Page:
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International brief ~ Sudan minister says aid workers should not have been arrested

[JURIST] Leading Wednesday's international brief, Sudanese Foreign Minister Mustafa Osman Ismail said today that two Dutch international aid workers affiliated should not have been arrested for allegedly falsifying a report on rape in Darfur [JURIST report]. Paul Foreman and Vince Hoedt, both directors for Medecins Sans Frontieres [NGO website], were arrested because they refused to reveal the sources used to create their report on rape in Sudan's war-torn Darfur region. The arrests were greeted with international outcry, prompting strong criticism [MSF report] from UN High Commissioner for Human Rights Louise Arbour and other international officials. Ismail refused to confirm that the charges were being dropped, but said that a "resolution was in sight." JURIST's Paper Chase has continuing coverage of Sudan [JURIST news archive]. The Sudan Tribune has local coverage.

In other international legal news ...

  • The Zimbabwe Human Rights Association [backgrounder] has filed for a court-ordered stay of the current eviction process going on in the Zimbabwean capital city of Harare, where police have evicted thousands of people and destroyed their illegally constructed dwellings. ZimRights filed the application for a stay in conjunction with Zimbabwe Lawyers for Human Rights, which previously filed to stop the arrests of illegal merchants and vendors [JURIST report] that are another part of the crackdown throughout Zimbabwe by police officials. ZimRights Director Munyaradzi Bidi has challenged the evictions as poorly planned by the government and has pointed to the hundreds of families now migrating to the rural areas surrounding Harare as evidence of the need for a stay on evictions and demolitions until the government comes up with alternative housing. Bidi said that estimates of the numbers evicted are as high as 200,000. Police spokesperson Assistant Commissioner Wayne Bvudzijena said Tuesday that arrests of illegal merchants and squatters has reached 22,735 individuals. JURIST's Paper Chase has continuing coverage of Zimbabwe [JURIST news archive]. IRIN News has more.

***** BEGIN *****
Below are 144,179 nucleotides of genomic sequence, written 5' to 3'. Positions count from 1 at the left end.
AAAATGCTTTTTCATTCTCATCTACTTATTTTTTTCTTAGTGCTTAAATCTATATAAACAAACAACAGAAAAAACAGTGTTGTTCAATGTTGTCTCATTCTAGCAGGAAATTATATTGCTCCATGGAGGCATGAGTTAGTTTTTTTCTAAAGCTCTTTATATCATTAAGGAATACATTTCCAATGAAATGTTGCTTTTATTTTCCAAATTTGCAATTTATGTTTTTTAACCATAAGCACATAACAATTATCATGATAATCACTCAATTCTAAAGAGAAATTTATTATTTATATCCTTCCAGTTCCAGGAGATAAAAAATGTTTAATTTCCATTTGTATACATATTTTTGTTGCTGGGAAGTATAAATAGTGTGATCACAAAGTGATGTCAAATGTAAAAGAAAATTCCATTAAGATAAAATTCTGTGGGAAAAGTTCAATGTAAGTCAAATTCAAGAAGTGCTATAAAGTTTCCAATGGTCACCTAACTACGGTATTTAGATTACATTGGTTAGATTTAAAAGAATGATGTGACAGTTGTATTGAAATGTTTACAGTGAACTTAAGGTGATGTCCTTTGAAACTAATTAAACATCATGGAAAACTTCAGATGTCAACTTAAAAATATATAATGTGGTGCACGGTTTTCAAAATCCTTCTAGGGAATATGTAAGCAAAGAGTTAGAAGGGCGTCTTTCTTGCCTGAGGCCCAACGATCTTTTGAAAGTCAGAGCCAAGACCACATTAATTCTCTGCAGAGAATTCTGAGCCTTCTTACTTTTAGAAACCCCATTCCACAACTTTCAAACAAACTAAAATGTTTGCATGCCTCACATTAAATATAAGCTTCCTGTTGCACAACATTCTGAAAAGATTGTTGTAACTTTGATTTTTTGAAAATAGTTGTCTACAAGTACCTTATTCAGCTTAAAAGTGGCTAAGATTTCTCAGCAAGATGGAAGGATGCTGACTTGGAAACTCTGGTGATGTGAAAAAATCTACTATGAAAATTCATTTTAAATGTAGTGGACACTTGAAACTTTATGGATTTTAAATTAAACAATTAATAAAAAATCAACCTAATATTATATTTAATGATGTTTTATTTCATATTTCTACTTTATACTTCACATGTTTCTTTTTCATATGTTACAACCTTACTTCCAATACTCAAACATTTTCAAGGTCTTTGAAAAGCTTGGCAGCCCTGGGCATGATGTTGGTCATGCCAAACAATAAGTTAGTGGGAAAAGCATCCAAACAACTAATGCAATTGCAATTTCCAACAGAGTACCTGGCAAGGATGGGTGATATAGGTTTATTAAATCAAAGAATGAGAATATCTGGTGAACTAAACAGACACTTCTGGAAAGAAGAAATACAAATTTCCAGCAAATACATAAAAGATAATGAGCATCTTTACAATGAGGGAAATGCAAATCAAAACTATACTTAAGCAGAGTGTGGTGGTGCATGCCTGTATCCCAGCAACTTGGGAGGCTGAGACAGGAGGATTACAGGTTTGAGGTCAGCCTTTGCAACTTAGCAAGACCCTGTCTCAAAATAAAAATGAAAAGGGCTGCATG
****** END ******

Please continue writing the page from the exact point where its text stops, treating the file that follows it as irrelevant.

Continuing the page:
• The UN Mission in Burundi [official website] announced Tuesday that it has increased UN military presence on the streets in major cities throught the nation in preparation for the first of four upcoming national elections to be held on Friday. ONUB spokesperson Penangnini Toure said that UN forces would be policing gatherings in the capital city of Bujumbura as well as other cities to ensure that peace is maintained. The Friday election is the first of a series of elections that represent the end of the UN outlined 43 month transitional phase. ONUB will also be deploying over 350 voting observers Friday to monitor and report on voting conditions throughout Burundi [government website in French]. Burundi's final election is scheduled for 19 August and will determine the countries first new president under the reorganized government. Read the press release [official PDF text in French] from ONUB Special Representative Carolyn McAskie [appointment text] calling on cooperation from all faction leaders in Friday's election. IRIN News has more.

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About Paper Chase

Paper Chase is JURIST's real-time legal news service, powered by a team of 30 law student reporters and editors led by law professor Bernard Hibbitts at the University of Pittsburgh School of Law. As an educational service, Paper Chase is dedicated to presenting important legal news and materials rapidly, objectively and intelligibly in an accessible format.

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